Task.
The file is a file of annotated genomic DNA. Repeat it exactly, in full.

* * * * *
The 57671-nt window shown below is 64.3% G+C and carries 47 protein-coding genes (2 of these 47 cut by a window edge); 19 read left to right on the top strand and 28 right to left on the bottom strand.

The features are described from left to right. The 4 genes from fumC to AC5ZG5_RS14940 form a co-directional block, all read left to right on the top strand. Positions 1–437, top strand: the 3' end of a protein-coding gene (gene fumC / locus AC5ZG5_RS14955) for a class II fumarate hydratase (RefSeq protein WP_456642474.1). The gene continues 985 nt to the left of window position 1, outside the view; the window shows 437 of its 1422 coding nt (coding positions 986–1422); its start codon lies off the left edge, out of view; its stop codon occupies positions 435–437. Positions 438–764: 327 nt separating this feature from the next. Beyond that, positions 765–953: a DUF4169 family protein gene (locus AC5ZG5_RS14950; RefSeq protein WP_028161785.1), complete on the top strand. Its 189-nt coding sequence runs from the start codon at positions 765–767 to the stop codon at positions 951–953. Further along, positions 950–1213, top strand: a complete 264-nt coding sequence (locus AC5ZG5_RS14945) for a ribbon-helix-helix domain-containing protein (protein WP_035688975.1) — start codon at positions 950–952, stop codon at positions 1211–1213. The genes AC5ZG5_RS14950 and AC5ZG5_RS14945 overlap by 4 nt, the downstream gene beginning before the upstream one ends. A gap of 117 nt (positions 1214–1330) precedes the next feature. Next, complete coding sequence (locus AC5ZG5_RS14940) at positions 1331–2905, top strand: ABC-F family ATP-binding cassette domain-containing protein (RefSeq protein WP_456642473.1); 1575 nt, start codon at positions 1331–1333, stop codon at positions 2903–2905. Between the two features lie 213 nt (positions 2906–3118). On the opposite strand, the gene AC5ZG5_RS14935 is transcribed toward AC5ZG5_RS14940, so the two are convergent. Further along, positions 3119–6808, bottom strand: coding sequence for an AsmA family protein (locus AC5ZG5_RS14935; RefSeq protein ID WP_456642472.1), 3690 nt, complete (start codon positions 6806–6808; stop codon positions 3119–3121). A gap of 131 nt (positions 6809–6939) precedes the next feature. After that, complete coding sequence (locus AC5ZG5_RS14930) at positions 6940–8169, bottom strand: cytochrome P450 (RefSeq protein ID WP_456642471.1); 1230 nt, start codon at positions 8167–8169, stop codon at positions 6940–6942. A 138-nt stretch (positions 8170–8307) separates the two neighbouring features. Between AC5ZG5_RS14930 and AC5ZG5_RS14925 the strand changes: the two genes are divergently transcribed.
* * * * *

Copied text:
The 57671-nt window shown below is 64.3% G+C and carries 47 protein-coding genes (2 of these 47 cut by a window edge); 19 read left to right on the top strand and 28 right to left on the bottom strand.

The features are described from left to right. The 4 genes from fumC to AC5ZG5_RS14940 form a co-directional block, all read left to right on the top strand. Positions 1–437, top strand: the 3' end of a protein-coding gene (gene fumC / locus AC5ZG5_RS14955) for a class II fumarate hydratase (RefSeq protein WP_456642474.1). The gene continues 985 nt to the left of window position 1, outside the view; the window shows 437 of its 1422 coding nt (coding positions 986–1422); its start codon lies off the left edge, out of view; its stop codon occupies positions 435–437. Positions 438–764: 327 nt separating this feature from the next. Beyond that, positions 765–953: a DUF4169 family protein gene (locus AC5ZG5_RS14950; RefSeq protein WP_028161785.1), complete on the top strand. Its 189-nt coding sequence runs from the start codon at positions 765–767 to the stop codon at positions 951–953. Further along, positions 950–1213, top strand: a complete 264-nt coding sequence (locus AC5ZG5_RS14945) for a ribbon-helix-helix domain-containing protein (protein WP_035688975.1) — start codon at positions 950–952, stop codon at positions 1211–1213. The genes AC5ZG5_RS14950 and AC5ZG5_RS14945 overlap by 4 nt, the downstream gene beginning before the upstream one ends. A gap of 117 nt (positions 1214–1330) precedes the next feature. Next, complete coding sequence (locus AC5ZG5_RS14940) at positions 1331–2905, top strand: ABC-F family ATP-binding cassette domain-containing protein (RefSeq protein WP_456642473.1); 1575 nt, start codon at positions 1331–1333, stop codon at positions 2903–2905. Between the two features lie 213 nt (positions 2906–3118). On the opposite strand, the gene AC5ZG5_RS14935 is transcribed toward AC5ZG5_RS14940, so the two are convergent. Further along, positions 3119–6808, bottom strand: coding sequence for an AsmA family protein (locus AC5ZG5_RS14935; RefSeq protein ID WP_456642472.1), 3690 nt, complete (start codon positions 6806–6808; stop codon positions 3119–3121). A gap of 131 nt (positions 6809–6939) precedes the next feature. After that, complete coding sequence (locus AC5ZG5_RS14930) at positions 6940–8169, bottom strand: cytochrome P450 (RefSeq protein ID WP_456642471.1); 1230 nt, start codon at positions 8167–8169, stop codon at positions 6940–6942. A 138-nt stretch (positions 8170–8307) separates the two neighbouring features. Between AC5ZG5_RS14930 and AC5ZG5_RS14925 the strand changes: the two genes are divergently transcribed.